- By Native News Online Staff
A program supporting mental health for students and staff of Tribal schools has been extended for another five years by the Bureau of Indian Education (BIE).
The Behavioral Health and Wellness Program was initially introduced during the COVID-19 pandemic to provide virtual counseling and in-person crisis services for schools funded by BIE, which include 183 schools on 64 reservations across Indian Country. The program has been extended another five years via a contract with Tribal Tech, LLC, a native-woman-owned management and technical service provider.
According to the American Indian Health Service,American Indian and Alaska Native (AI/AN) people report serious psychological distress, 2.5 times more than the general population, and Native communities experience alcohol, substance use and mental health disorders, suicide, violence, and behavior-related morbidity and mortality disproportionately higher rates than the rest of the U.S. The rural, isolated nature of many reservations and Native communities makes accessing mental health care difficult.
The BIE’s Behavioral Health and Wellness Program’s virtual services provide a way to overcome barriers to accessing care. Services are tailored to meet the cultural, spiritual, emotional, and social needs of Indigenous communities. Programs include:
- weekly interactive live streams with mental health experts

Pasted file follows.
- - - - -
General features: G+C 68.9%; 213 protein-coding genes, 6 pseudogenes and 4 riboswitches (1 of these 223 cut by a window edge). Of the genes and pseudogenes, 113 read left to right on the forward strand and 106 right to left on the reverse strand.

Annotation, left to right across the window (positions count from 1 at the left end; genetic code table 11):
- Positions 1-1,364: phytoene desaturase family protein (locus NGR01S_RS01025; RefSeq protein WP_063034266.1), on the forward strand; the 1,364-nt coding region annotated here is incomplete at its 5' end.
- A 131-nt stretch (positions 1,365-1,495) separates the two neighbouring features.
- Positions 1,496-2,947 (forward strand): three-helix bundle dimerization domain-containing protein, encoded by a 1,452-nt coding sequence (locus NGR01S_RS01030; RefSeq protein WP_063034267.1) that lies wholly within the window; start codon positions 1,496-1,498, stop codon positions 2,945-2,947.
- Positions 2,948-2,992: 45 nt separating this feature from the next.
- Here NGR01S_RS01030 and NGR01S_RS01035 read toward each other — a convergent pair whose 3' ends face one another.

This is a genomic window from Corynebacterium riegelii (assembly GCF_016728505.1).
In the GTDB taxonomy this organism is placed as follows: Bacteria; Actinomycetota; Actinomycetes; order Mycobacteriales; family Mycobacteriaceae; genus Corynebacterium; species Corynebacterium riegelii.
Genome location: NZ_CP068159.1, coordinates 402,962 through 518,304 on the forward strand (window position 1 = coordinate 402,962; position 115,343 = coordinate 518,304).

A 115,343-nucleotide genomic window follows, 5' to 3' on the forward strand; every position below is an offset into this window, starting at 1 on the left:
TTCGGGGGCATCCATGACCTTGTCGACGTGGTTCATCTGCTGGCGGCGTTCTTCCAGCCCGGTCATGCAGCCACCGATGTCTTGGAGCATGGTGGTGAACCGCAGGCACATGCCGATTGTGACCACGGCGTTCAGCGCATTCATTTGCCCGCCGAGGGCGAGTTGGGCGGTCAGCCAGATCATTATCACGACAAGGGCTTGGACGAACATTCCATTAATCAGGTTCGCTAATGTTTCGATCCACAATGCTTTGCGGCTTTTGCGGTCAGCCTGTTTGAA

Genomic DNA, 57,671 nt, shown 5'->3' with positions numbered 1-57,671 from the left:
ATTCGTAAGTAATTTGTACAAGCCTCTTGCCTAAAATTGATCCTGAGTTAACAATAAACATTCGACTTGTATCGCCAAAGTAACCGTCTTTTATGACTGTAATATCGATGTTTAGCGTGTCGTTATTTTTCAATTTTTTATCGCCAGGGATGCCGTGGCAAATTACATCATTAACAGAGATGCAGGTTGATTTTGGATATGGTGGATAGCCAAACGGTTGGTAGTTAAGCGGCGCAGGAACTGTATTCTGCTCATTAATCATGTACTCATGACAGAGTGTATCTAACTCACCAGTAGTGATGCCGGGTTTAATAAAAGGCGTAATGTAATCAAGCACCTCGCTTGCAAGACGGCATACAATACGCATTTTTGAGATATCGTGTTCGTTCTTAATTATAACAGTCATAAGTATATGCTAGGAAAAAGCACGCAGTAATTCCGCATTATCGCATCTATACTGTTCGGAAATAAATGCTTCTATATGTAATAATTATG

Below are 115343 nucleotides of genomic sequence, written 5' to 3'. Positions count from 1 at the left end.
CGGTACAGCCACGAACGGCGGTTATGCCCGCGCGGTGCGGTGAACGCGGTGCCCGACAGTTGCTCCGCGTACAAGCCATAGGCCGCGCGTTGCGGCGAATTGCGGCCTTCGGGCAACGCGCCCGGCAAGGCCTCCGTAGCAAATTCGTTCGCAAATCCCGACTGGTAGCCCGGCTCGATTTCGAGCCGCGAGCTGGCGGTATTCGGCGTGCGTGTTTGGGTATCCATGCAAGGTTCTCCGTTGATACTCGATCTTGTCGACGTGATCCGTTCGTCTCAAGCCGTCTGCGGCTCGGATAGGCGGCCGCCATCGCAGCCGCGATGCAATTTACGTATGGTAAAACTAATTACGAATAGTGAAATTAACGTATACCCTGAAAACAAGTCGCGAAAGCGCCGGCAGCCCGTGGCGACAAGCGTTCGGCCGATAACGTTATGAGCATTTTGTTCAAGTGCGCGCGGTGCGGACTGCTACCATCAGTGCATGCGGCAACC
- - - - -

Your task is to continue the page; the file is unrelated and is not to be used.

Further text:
- virtual talking circles where sacred and confidential space is held to share emotions with trusted Indigenous knowledge keepers
- a library of Indigenous-focused digital stories produced by and for Native peoples to teach building emotional resiliency through cultural practices.
Through the program, staff at BIE-funded schools have access to training and certification in Youth Mental Health First Aid — an evidence-based, trauma-informed training on assisting youth and young adults experiencing a mental health or substance use crisis.
“The Interior Department is committed to creating a positive, safe, and culturally-relevant learning environment,” Secretary of the Interior Deb Haaland (Laguna Pueblo) said in a statement.” I am proud of the hard work by the BIE to ensure that Indigenous youth have the support they need in a culturally-relevant and supportive environment for their physical, mental and emotional well-being,”
BIE Director Tony Dearman said that the Behavioral Health and Wellness Program said he believes the program will support Native youth in mitigating the impact of generational trauma.
“Mental wellness is a key component of every student’s success,” BIE Director Tony Dearman said in a statement. “We will focus these resources on the unique issues that face our Indigenous students with a clear emphasis on suicide prevention, crisis services, and behavioral health through an Indigenous lens. We believe this will have a significantly positive impact throughout Indian Country by supporting future leaders, reducing generational trauma and promoting healthier lives.”
Tell Us What You Think
More Stories Like ThisUrban Native Elders Health and Social Needs Are Not Being Met, New Survey Finds
International Day of Persons with Disabilities
Dr. David Wilson (Navajo) Appointed Chair of the School’s Department of Indigenous Health at the University of North Dakota
$9 Million Grant to NativeBio Awarded, Stanford University to Improve Health in Indian Country
December 1 is World AIDS Day